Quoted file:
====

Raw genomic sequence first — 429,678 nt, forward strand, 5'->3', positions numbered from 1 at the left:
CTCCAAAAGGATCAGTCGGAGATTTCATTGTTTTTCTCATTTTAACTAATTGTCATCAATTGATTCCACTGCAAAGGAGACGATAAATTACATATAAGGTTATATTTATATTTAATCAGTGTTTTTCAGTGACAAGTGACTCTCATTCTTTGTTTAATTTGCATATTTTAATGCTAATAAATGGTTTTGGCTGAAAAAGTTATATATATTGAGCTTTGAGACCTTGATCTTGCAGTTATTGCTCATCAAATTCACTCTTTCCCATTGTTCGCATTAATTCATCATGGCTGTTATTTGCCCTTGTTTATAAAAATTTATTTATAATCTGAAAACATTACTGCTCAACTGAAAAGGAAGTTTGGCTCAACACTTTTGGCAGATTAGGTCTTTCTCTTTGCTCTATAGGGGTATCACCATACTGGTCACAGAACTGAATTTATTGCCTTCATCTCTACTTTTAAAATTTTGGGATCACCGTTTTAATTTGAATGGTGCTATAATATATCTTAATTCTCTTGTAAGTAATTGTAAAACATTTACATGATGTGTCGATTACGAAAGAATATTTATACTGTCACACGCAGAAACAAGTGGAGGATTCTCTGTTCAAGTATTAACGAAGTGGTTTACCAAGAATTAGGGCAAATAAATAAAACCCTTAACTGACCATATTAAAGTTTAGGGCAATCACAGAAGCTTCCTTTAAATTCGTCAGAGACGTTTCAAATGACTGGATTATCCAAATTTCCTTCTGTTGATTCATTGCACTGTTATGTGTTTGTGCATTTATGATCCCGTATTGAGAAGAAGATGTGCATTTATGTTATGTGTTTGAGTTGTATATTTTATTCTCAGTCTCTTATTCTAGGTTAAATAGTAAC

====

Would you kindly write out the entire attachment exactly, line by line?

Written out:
Raw genomic sequence first — 429,678 nt, forward strand, 5'->3', positions numbered from 1 at the left:
CTCCAAAAGGATCAGTCGGAGATTTCATTGTTTTTCTCATTTTAACTAATTGTCATCAATTGATTCCACTGCAAAGGAGACGATAAATTACATATAAGGTTATATTTATATTTAATCAGTGTTTTTCAGTGACAAGTGACTCTCATTCTTTGTTTAATTTGCATATTTTAATGCTAATAAATGGTTTTGGCTGAAAAAGTTATATATATTGAGCTTTGAGACCTTGATCTTGCAGTTATTGCTCATCAAATTCACTCTTTCCCATTGTTCGCATTAATTCATCATGGCTGTTATTTGCCCTTGTTTATAAAAATTTATTTATAATCTGAAAACATTACTGCTCAACTGAAAAGGAAGTTTGGCTCAACACTTTTGGCAGATTAGGTCTTTCTCTTTGCTCTATAGGGGTATCACCATACTGGTCACAGAACTGAATTTATTGCCTTCATCTCTACTTTTAAAATTTTGGGATCACCGTTTTAATTTGAATGGTGCTATAATATATCTTAATTCTCTTGTAAGTAATTGTAAAACATTTACATGATGTGTCGATTACGAAAGAATATTTATACTGTCACACGCAGAAACAAGTGGAGGATTCTCTGTTCAAGTATTAACGAAGTGGTTTACCAAGAATTAGGGCAAATAAATAAAACCCTTAACTGACCATATTAAAGTTTAGGGCAATCACAGAAGCTTCCTTTAAATTCGTCAGAGACGTTTCAAATGACTGGATTATCCAAATTTCCTTCTGTTGATTCATTGCACTGTTATGTGTTTGTGCATTTATGATCCCGTATTGAGAAGAAGATGTGCATTTATGTTATGTGTTTGAGTTGTATATTTTATTCTCAGTCTCTTATTCTAGGTTAAATAGTAAC